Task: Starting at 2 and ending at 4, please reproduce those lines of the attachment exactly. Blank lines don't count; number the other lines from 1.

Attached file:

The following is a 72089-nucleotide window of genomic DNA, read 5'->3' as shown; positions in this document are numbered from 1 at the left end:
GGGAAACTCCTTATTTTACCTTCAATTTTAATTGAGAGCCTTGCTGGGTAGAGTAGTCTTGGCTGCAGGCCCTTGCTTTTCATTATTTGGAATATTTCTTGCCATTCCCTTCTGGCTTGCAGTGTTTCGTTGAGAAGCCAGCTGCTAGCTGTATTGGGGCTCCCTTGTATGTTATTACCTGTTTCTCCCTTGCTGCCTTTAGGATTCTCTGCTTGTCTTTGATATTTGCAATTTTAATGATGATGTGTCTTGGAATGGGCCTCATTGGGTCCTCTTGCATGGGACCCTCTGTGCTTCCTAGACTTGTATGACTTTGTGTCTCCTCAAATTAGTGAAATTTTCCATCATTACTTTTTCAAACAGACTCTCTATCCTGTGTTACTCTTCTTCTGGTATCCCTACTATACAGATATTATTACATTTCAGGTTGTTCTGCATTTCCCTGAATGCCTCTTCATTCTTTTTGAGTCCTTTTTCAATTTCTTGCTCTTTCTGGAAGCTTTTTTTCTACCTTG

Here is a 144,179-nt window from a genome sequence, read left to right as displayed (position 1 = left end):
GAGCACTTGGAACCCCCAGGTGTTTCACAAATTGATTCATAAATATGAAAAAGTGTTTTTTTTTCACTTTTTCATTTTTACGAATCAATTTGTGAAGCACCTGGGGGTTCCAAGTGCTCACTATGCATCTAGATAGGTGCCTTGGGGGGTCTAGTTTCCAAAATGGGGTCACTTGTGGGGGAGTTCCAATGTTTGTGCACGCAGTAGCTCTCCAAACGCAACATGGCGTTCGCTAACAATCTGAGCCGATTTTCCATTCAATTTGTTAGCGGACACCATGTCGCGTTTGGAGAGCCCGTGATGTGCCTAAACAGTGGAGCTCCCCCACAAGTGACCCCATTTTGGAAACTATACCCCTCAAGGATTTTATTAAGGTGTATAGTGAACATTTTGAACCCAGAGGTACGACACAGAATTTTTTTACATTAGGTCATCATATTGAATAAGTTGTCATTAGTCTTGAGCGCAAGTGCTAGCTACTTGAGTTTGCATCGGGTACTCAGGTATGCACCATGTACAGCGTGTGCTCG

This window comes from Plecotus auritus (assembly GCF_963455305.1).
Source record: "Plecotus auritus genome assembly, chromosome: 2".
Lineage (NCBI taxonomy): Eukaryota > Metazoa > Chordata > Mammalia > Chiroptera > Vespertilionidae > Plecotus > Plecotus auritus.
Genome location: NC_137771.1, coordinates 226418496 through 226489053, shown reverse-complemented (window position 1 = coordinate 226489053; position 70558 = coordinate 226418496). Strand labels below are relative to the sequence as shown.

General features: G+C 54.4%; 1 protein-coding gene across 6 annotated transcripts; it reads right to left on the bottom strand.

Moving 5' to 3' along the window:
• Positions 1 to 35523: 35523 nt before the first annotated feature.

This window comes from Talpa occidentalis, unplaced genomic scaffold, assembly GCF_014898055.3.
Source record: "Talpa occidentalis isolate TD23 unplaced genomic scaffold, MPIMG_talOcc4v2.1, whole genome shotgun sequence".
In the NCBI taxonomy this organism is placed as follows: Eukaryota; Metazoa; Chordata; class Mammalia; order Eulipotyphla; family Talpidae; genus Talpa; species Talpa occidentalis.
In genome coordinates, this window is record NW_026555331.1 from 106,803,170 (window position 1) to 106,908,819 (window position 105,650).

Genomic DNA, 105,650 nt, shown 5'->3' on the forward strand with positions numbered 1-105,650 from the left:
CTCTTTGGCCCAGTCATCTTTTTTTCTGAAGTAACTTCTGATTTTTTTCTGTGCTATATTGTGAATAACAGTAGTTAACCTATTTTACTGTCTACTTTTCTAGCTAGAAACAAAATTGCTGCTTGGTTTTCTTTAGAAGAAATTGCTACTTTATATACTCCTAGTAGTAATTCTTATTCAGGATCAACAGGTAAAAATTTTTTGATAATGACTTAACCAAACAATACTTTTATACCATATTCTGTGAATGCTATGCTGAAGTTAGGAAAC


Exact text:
GGGAAACTCCTTATTTTACCTTCAATTTTAATTGAGAGCCTTGCTGGGTAGAGTAGTCTTGGCTGCAGGCCCTTGCTTTTCATTATTTGGAATATTTCTTGCCATTCCCTTCTGGCTTGCAGTGTTTCGTTGAGAAGCCAGCTGCTAGCTGTATTGGGGCTCCCTTGTATGTTATTACCTGTTTCTCCCTTGCTGCCTTTAGGATTCTCTGCTTGTCTTTGATATTTGCAATTTTAATGATGATGTGTCTTGGAATGGGCCTCATTGGGTCCTCTTGCATGGGACCCTCTGTGCTTCCTAGACTTGTATGACTTTGTGTCTCCTCAAATTAGTGAAATTTTCCATCATTACTTTTTCAAACAGACTCTCTATCCTGTGTTACTCTTCTTCTGGTATCCCTACTATACAGATATTATTACATTTCAGGTTGTTCTGCATTTCCCTGAATGCCTCTTCATTCTTTTTGAGTCCTTTTTCAATTTCTTGCTCTTTCTGGAAGCTTTTTTTCTACCTTG

Here is a 144,179-nt window from a genome sequence, read left to right as displayed (position 1 = left end):
GAGCACTTGGAACCCCCAGGTGTTTCACAAATTGATTCATAAATATGAAAAAGTGTTTTTTTTTCACTTTTTCATTTTTACGAATCAATTTGTGAAGCACCTGGGGGTTCCAAGTGCTCACTATGCATCTAGATAGGTGCCTTGGGGGGTCTAGTTTCCAAAATGGGGTCACTTGTGGGGGAGTTCCAATGTTTGTGCACGCAGTAGCTCTCCAAACGCAACATGGCGTTCGCTAACAATCTGAGCCGATTTTCCATTCAATTTGTTAGCGGACACCATGTCGCGTTTGGAGAGCCCGTGATGTGCCTAAACAGTGGAGCTCCCCCACAAGTGACCCCATTTTGGAAACTATACCCCTCAAGGATTTTATTAAGGTGTATAGTGAACATTTTGAACCCAGAGGTACGACACAGAATTTTTTTACATTAGGTCATCATATTGAATAAGTTGTCATTAGTCTTGAGCGCAAGTGCTAGCTACTTGAGTTTGCATCGGGTACTCAGGTATGCACCATGTACAGCGTGTGCTCG